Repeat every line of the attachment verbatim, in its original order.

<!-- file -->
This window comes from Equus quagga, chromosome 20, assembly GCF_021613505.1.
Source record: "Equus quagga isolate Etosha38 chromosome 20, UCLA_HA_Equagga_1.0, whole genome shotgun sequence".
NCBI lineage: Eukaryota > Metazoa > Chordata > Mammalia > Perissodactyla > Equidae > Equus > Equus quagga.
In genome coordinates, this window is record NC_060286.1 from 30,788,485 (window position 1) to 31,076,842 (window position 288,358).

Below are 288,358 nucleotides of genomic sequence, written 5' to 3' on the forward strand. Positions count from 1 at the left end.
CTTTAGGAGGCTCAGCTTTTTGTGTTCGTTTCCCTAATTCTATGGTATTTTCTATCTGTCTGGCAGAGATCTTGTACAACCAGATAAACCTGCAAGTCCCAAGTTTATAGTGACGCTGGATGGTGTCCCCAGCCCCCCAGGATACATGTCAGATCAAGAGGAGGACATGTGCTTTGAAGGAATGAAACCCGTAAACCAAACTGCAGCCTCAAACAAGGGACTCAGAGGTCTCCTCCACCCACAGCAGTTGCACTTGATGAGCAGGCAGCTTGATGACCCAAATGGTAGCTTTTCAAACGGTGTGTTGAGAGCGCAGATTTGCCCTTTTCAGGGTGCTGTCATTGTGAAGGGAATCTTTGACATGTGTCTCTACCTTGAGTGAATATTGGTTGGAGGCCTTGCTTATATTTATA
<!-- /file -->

This window comes from Equus quagga, chromosome 20, assembly GCF_021613505.1.
Source record: "Equus quagga isolate Etosha38 chromosome 20, UCLA_HA_Equagga_1.0, whole genome shotgun sequence".
NCBI lineage: Eukaryota > Metazoa > Chordata > Mammalia > Perissodactyla > Equidae > Equus > Equus quagga.
In genome coordinates, this window is record NC_060286.1 from 30,788,485 (window position 1) to 31,076,842 (window position 288,358).

Below are 288,358 nucleotides of genomic sequence, written 5' to 3' on the forward strand. Positions count from 1 at the left end.
CTTTAGGAGGCTCAGCTTTTTGTGTTCGTTTCCCTAATTCTATGGTATTTTCTATCTGTCTGGCAGAGATCTTGTACAACCAGATAAACCTGCAAGTCCCAAGTTTATAGTGACGCTGGATGGTGTCCCCAGCCCCCCAGGATACATGTCAGATCAAGAGGAGGACATGTGCTTTGAAGGAATGAAACCCGTAAACCAAACTGCAGCCTCAAACAAGGGACTCAGAGGTCTCCTCCACCCACAGCAGTTGCACTTGATGAGCAGGCAGCTTGATGACCCAAATGGTAGCTTTTCAAACGGTGTGTTGAGAGCGCAGATTTGCCCTTTTCAGGGTGCTGTCATTGTGAAGGGAATCTTTGACATGTGTCTCTACCTTGAGTGAATATTGGTTGGAGGCCTTGCTTATATTTATA